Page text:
Annie Hall

On Film / Essays — Dec 4, 1990

Over the years I have had a recurrent nightmare in which I am summoned to a large, unfamiliar building in a middle-European satellite country (Bulgaria, perhaps) to tell the idea of Annie Hall to the Bulgarian Minister of Green Lights, or whoever he is. The guy heavily resembles Brezhnev on both his father’s and mother’s side and speaks no English and hasn’t had his lunch yet; and the deal is, I have to get him to approve the story; if he doesn’t, not only won't the movie ever get made, but I’ll be required to live out my life in a 1950s-style brown Bulgarian suit, working as a clerk in the Bureau of Cinematic Promises, a vast tomb in the basement containing millions of unproduced screenplays. The dream never really ends (my nightmares rarely have satisfying climaxes), it just kind of dissolves into a tighter and tighter push-in on the impassive face of the listener as my frantic, shrill voice-over cross-fades into the alarm.

None of the above is, of course, true (I never have nightmares, as I never sleep); nevertheless, the notion of taking the script of Annie Hall—or, more frighteningly, just the idea for the movie—to a rational studio head (never mind a Bulgarian) and requesting millions of dollars to realize it on the screen is sufficient to induce a kind of nightmarish panic, even years after the movie was made and released.

Talking to the camera? Breaking the fourth wall? Cartoons? Atrocity footage? Who’s your target audience—Solzhenitsyn? Come on, guys, what’s the story, what happens, who wants what? Where’s the action?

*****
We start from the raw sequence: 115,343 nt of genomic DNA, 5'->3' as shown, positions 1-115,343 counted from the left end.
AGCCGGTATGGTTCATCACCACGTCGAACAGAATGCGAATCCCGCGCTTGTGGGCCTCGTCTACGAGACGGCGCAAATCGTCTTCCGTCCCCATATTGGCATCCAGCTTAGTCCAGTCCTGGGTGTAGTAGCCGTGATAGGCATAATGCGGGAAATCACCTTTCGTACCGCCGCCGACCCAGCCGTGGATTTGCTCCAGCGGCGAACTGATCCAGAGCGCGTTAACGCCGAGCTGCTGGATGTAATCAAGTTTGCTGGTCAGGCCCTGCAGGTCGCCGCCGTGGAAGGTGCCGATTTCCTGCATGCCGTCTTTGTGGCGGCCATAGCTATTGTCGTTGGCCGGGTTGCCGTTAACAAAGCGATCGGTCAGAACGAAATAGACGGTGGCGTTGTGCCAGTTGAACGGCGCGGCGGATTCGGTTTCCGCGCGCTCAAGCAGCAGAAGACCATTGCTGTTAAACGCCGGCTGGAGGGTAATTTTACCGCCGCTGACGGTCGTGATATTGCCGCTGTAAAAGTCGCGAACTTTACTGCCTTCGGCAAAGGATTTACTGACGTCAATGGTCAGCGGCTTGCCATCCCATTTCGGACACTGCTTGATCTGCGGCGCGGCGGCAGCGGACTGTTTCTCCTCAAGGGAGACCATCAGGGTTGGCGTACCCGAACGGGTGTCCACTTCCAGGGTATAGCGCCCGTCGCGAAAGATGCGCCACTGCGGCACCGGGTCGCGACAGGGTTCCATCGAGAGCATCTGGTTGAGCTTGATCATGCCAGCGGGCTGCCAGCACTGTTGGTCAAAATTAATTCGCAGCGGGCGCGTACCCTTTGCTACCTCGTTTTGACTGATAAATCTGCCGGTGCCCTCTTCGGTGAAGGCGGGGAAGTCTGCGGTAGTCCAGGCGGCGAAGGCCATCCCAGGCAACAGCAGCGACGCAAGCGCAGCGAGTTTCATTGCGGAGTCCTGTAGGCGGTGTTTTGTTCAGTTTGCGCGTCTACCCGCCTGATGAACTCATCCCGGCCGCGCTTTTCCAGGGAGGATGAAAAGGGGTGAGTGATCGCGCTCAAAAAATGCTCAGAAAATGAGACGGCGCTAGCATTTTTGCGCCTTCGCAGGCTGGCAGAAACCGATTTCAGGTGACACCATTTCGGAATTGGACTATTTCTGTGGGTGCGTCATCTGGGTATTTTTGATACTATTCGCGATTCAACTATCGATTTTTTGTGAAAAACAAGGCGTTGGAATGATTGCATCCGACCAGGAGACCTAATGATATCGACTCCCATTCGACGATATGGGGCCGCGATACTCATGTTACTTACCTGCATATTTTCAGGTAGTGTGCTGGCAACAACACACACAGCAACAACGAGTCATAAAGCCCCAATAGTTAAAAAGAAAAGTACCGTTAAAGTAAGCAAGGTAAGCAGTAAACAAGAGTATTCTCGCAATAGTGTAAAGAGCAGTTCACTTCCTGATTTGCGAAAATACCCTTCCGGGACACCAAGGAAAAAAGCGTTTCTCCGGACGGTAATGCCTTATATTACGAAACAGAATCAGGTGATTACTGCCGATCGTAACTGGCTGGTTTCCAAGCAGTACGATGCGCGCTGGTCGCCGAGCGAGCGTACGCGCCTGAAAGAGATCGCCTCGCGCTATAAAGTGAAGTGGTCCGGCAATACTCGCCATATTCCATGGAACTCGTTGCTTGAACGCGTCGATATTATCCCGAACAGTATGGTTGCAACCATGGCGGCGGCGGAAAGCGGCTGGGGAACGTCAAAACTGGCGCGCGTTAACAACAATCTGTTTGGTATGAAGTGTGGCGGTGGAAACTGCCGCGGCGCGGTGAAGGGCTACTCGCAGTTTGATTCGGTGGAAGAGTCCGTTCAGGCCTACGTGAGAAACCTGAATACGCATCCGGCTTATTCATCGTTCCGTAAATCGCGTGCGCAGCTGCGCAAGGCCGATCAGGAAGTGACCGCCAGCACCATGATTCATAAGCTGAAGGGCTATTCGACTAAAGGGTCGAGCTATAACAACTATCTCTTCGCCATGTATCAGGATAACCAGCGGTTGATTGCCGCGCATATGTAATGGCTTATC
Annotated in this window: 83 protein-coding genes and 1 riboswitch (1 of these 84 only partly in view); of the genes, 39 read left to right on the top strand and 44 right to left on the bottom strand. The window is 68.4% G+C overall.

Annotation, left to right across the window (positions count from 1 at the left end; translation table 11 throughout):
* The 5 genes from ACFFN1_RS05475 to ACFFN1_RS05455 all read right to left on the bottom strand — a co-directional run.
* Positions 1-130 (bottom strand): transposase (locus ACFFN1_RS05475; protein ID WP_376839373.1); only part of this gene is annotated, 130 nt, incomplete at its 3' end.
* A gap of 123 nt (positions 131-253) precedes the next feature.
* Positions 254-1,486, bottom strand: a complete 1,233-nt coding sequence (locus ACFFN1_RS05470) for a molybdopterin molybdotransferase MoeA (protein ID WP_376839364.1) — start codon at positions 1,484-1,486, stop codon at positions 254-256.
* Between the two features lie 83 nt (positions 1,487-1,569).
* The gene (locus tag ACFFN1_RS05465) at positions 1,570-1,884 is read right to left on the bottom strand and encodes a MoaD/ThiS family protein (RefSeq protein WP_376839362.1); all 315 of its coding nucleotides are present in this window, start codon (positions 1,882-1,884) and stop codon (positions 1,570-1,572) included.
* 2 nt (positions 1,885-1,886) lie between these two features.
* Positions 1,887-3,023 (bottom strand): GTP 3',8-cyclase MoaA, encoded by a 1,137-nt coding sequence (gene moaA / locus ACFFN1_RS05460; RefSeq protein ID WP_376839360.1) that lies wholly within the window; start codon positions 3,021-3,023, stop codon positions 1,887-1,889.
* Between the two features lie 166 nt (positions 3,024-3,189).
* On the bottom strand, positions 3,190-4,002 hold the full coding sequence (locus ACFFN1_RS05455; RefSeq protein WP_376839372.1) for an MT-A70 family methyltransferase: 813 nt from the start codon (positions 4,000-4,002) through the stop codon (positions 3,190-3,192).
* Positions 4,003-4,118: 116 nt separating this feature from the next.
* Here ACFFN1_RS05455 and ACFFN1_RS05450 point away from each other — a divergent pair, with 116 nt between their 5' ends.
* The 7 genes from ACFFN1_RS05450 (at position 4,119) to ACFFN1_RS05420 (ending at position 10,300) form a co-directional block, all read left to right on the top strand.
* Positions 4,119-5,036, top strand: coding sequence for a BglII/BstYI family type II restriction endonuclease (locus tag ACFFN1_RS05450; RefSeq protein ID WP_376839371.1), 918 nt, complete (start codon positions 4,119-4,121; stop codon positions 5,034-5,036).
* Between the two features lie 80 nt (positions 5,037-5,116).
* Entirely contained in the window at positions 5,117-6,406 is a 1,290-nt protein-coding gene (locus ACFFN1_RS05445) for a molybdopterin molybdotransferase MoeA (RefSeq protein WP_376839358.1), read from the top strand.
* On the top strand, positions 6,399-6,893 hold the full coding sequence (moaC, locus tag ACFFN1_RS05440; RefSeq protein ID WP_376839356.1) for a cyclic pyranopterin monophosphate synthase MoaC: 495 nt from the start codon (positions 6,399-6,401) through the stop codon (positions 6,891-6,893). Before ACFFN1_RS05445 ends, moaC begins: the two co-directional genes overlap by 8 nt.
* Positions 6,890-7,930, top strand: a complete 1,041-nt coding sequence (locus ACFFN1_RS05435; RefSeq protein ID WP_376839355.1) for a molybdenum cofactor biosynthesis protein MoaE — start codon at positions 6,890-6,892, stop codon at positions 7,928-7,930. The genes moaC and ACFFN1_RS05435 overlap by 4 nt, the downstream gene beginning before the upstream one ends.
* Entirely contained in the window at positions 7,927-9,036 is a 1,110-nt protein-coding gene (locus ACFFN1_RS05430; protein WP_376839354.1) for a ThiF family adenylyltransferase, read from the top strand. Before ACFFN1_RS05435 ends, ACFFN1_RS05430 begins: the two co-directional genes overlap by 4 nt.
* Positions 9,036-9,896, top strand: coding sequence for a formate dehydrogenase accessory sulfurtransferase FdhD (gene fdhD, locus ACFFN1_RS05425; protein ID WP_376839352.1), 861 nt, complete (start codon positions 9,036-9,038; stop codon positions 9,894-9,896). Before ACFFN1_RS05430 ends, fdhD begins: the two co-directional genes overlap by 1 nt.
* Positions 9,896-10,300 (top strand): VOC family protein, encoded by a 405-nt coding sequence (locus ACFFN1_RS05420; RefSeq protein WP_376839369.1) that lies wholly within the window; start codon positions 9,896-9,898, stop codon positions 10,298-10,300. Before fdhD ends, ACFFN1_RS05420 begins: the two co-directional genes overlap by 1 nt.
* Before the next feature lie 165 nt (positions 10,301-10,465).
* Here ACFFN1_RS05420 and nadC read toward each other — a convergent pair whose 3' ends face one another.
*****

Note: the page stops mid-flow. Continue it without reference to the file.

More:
There is no rational reason why the movie should have been as successful as it was. It violates just about every formal rule of cinema (and, for that matter, drama) you’d care to bring up. The Greek unities? Hardly; the story moves around in time and place more than a Robert Heinlein novel. A strong antagonist, thwarting the main character at every turn? Not exactly. (The story, essentially a search for the answer to the question: “Why Did my Girlfriend Leave Me for Somebody Whose Values are the Total Opposite of Mine?” is not exactly the equivalent of the quest for the Holy Grail or even the Lost Ark.) A compelling, intricate plot? Serviceable might be more appropriate. Stylistic consistency? OK, if you can find a word to characterize something which contains cartoons, voice-overs, direct-to-camera monologues and asides, subtitles, black-and-white archival footage, and special effects; not to mention the expected, naturalistic scenes of plot and character development. Plus which, nobody gets killed, nothing explodes, no car is seriously demolished (just a dented fender in the parking lot). The whole idea seems rather hopeless.

There were, mercifully, no pitches, no “input,” no meetings other than those between the authors. Woody's contract at United Artists (a company built on the refreshing premise that a certain amount of artistic risk is necessary in order to remain in business) allowed us the necessary leeway for our odd little conceit. It also didn’t hurt that our previous effort, Sleeper, had achieved a decent success.

How we actually wrote the script is a matter of some conjecture, even to one who was intimately involved in its preparation. I recall countless conversations on diverse subjects; dialogs pirouetting and leaping from the Holocaust to Bertolt Brecht to Henny Youngman to the Essential Nature of the Novelistic Form, specifically the Novel of Memory, and is there a Cinematic Equivalent; to why girls with very large breasts are always sexy no matter what.